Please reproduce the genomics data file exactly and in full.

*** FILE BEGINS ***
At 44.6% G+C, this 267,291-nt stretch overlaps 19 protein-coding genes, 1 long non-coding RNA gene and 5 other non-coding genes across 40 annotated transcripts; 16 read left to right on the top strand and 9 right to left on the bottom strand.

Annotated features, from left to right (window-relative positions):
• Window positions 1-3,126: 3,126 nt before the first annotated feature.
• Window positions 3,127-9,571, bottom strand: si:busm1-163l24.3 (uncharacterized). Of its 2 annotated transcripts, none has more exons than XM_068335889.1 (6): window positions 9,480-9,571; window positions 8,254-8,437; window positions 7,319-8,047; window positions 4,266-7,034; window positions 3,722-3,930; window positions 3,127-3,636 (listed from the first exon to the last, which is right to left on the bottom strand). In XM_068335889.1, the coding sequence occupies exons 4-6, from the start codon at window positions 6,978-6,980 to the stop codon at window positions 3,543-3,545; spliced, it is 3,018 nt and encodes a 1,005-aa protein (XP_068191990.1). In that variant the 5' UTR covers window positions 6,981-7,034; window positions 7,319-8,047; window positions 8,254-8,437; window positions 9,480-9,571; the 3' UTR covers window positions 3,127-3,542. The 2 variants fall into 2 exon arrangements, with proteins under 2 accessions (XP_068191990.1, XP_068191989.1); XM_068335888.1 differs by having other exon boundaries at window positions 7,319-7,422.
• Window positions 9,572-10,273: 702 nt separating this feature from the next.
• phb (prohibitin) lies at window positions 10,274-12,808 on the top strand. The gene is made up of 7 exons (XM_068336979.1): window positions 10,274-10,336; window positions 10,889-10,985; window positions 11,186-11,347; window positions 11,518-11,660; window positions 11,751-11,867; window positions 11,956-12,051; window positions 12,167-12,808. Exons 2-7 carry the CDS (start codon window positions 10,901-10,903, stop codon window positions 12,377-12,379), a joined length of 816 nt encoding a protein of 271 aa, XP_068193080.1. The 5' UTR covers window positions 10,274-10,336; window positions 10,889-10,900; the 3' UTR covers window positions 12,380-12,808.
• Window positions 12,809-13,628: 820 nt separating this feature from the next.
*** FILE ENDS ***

At 44.6% G+C, this 267,291-nt stretch overlaps 19 protein-coding genes, 1 long non-coding RNA gene and 5 other non-coding genes across 40 annotated transcripts; 16 read left to right on the top strand and 9 right to left on the bottom strand.

Annotated features, from left to right (window-relative positions):
• Window positions 1-3,126: 3,126 nt before the first annotated feature.
• Window positions 3,127-9,571, bottom strand: si:busm1-163l24.3 (uncharacterized). Of its 2 annotated transcripts, none has more exons than XM_068335889.1 (6): window positions 9,480-9,571; window positions 8,254-8,437; window positions 7,319-8,047; window positions 4,266-7,034; window positions 3,722-3,930; window positions 3,127-3,636 (listed from the first exon to the last, which is right to left on the bottom strand). In XM_068335889.1, the coding sequence occupies exons 4-6, from the start codon at window positions 6,978-6,980 to the stop codon at window positions 3,543-3,545; spliced, it is 3,018 nt and encodes a 1,005-aa protein (XP_068191990.1). In that variant the 5' UTR covers window positions 6,981-7,034; window positions 7,319-8,047; window positions 8,254-8,437; window positions 9,480-9,571; the 3' UTR covers window positions 3,127-3,542. The 2 variants fall into 2 exon arrangements, with proteins under 2 accessions (XP_068191990.1, XP_068191989.1); XM_068335888.1 differs by having other exon boundaries at window positions 7,319-7,422.
• Window positions 9,572-10,273: 702 nt separating this feature from the next.
• phb (prohibitin) lies at window positions 10,274-12,808 on the top strand. The gene is made up of 7 exons (XM_068336979.1): window positions 10,274-10,336; window positions 10,889-10,985; window positions 11,186-11,347; window positions 11,518-11,660; window positions 11,751-11,867; window positions 11,956-12,051; window positions 12,167-12,808. Exons 2-7 carry the CDS (start codon window positions 10,901-10,903, stop codon window positions 12,377-12,379), a joined length of 816 nt encoding a protein of 271 aa, XP_068193080.1. The 5' UTR covers window positions 10,274-10,336; window positions 10,889-10,900; the 3' UTR covers window positions 12,380-12,808.
• Window positions 12,809-13,628: 820 nt separating this feature from the next.